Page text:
A recent issue of Outside magazine recounts Charles Bethea’s attempt to run a sub-five-minute mile. At age 35 and fit, though not an elite athlete, Bethea’s goal is far short of the world record of 3:43. And although many runners break the five-minute barrier, it’s
Many years ago, a higher-education publication ran a commentary from a faculty member who complained that students were bored by her lectures because she was not entertaining them enough, but that she should not have to entertain them; however, she was wrong.
Why do students come to class unprepared? Because teachers tend to lecture on the material, and students find it most efficient to let them lecture first and then read later. But if your students came to class prepared, would they acquire a deeper understanding of
When I first began working with teachers who represented different disciplines, I learned that a lot of college professors are very stuck on their own content. And they believe that it, along with the pedagogy that they use for presenting it to students, is what
It is the beginning of the semester and faculty and students are excited about their classes. There is something about meeting your new students, a feeling you are transforming the lives of citizens. So, if the students are excited, why then, soon after the semester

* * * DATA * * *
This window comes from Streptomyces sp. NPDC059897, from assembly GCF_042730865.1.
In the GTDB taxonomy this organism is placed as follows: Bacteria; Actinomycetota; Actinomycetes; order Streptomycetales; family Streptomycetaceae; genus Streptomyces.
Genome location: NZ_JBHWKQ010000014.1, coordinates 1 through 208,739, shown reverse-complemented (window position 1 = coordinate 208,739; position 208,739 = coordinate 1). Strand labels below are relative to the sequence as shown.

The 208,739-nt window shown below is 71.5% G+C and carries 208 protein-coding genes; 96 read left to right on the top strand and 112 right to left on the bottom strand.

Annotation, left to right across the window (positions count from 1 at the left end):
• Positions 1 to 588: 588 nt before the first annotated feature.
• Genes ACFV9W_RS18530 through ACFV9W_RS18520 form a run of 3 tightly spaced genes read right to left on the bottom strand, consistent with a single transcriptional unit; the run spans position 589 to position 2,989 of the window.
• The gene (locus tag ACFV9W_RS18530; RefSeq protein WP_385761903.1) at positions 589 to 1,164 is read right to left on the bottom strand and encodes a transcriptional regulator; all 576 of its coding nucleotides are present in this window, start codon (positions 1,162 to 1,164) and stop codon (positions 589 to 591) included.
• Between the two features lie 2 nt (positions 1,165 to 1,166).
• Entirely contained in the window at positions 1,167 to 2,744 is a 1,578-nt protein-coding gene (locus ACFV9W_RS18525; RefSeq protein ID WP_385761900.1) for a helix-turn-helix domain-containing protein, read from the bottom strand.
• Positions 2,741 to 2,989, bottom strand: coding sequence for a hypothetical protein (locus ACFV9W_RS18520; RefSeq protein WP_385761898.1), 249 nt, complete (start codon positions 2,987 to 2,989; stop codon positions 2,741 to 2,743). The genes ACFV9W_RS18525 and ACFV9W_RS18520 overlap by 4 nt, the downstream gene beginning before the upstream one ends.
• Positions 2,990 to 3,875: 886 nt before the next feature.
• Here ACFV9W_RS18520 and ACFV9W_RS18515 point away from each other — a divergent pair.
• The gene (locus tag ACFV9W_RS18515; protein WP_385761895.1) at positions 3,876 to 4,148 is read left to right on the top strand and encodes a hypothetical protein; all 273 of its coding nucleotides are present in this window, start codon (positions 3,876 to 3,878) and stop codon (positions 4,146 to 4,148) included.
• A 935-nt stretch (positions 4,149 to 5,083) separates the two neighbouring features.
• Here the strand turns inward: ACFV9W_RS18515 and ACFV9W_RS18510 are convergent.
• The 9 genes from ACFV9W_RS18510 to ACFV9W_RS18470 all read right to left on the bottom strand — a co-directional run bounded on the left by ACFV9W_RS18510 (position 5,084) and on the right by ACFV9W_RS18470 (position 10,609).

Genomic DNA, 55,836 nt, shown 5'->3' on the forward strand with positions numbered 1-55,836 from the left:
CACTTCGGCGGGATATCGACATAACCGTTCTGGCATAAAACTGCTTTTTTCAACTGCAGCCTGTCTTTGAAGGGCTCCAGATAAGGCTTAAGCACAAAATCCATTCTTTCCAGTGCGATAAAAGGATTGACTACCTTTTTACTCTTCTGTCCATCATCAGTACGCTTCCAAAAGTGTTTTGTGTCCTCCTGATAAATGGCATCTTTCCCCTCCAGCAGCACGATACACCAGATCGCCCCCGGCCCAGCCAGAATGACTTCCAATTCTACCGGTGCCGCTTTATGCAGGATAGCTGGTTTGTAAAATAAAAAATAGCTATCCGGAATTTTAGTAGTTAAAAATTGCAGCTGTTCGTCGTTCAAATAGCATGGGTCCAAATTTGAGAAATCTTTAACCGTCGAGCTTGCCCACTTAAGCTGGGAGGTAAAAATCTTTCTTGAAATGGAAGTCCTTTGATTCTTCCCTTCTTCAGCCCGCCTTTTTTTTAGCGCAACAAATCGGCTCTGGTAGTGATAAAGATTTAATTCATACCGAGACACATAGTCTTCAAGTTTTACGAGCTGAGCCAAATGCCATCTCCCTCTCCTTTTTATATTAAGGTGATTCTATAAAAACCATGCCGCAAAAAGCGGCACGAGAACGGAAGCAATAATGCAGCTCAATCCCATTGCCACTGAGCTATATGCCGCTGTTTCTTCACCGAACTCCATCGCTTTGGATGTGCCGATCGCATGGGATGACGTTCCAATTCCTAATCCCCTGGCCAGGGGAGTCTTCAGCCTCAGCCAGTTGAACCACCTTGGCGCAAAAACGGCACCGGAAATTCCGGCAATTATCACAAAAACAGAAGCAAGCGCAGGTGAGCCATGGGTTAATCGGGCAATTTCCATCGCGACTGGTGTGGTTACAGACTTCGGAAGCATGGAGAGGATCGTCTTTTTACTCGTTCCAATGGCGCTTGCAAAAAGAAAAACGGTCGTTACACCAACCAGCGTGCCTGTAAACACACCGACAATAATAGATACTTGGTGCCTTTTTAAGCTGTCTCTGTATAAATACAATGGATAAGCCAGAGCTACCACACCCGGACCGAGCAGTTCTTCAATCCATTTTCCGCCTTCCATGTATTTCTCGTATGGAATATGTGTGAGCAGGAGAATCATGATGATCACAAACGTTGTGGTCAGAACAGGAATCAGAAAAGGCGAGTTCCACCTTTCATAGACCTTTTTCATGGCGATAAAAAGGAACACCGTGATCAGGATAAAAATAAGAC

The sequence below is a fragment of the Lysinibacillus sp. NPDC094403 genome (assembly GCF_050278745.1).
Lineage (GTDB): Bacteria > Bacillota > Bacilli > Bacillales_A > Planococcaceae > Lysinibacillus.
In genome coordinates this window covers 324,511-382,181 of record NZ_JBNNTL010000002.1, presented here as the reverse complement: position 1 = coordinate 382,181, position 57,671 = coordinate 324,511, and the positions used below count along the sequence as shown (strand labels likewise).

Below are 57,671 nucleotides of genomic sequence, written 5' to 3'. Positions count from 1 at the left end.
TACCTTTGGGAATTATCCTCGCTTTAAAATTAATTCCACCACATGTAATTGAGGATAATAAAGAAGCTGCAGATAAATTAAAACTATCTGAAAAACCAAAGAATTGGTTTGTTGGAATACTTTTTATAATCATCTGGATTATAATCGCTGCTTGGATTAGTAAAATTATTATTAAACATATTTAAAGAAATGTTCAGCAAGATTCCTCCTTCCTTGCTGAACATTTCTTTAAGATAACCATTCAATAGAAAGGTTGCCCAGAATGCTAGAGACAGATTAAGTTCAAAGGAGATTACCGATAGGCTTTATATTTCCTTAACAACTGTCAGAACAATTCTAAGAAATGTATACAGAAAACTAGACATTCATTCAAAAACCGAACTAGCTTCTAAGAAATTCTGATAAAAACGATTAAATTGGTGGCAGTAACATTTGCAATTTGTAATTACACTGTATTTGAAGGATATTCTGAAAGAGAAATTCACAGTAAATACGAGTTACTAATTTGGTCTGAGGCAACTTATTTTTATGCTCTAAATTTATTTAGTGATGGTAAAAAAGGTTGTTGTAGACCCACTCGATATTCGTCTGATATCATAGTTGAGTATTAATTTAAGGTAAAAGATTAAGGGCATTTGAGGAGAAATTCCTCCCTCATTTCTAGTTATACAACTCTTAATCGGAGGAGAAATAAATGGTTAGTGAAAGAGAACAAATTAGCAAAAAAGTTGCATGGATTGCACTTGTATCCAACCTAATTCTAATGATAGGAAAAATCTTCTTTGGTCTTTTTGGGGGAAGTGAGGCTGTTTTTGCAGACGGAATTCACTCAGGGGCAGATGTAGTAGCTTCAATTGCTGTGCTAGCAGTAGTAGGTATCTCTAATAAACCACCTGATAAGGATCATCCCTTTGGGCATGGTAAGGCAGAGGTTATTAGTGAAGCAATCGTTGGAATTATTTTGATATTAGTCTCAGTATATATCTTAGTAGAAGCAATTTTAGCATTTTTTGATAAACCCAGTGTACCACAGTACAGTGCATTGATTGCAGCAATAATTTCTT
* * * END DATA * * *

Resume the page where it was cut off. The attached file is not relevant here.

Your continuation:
To: My Students
From: Your Teacher
Re: College and the Real World
I just read about a senior engineering student who was presenting a design project in an upper-division business communications course. In the presentation, he talked about what he would do if he were a
Students perform poorly in our courses for a variety of reasons. Here are some students you’ve likely encountered over the years, as well as a few ideas on the type of feedback that best helps them turn things around.
Most students begin college, the academic year, and new courses motivated and optimistic. Many first-year students expect to do well because they were successful in high school. Some are right, but others will only find similar success if they work much harder than
I’ve always said no, effort shouldn’t count. When students pleaded, “but I worked so hard,” or “I studied so long,” I would respond with the clichéd quip about people with brain tumors not wanting surgeons who try hard. Besides if students try hard,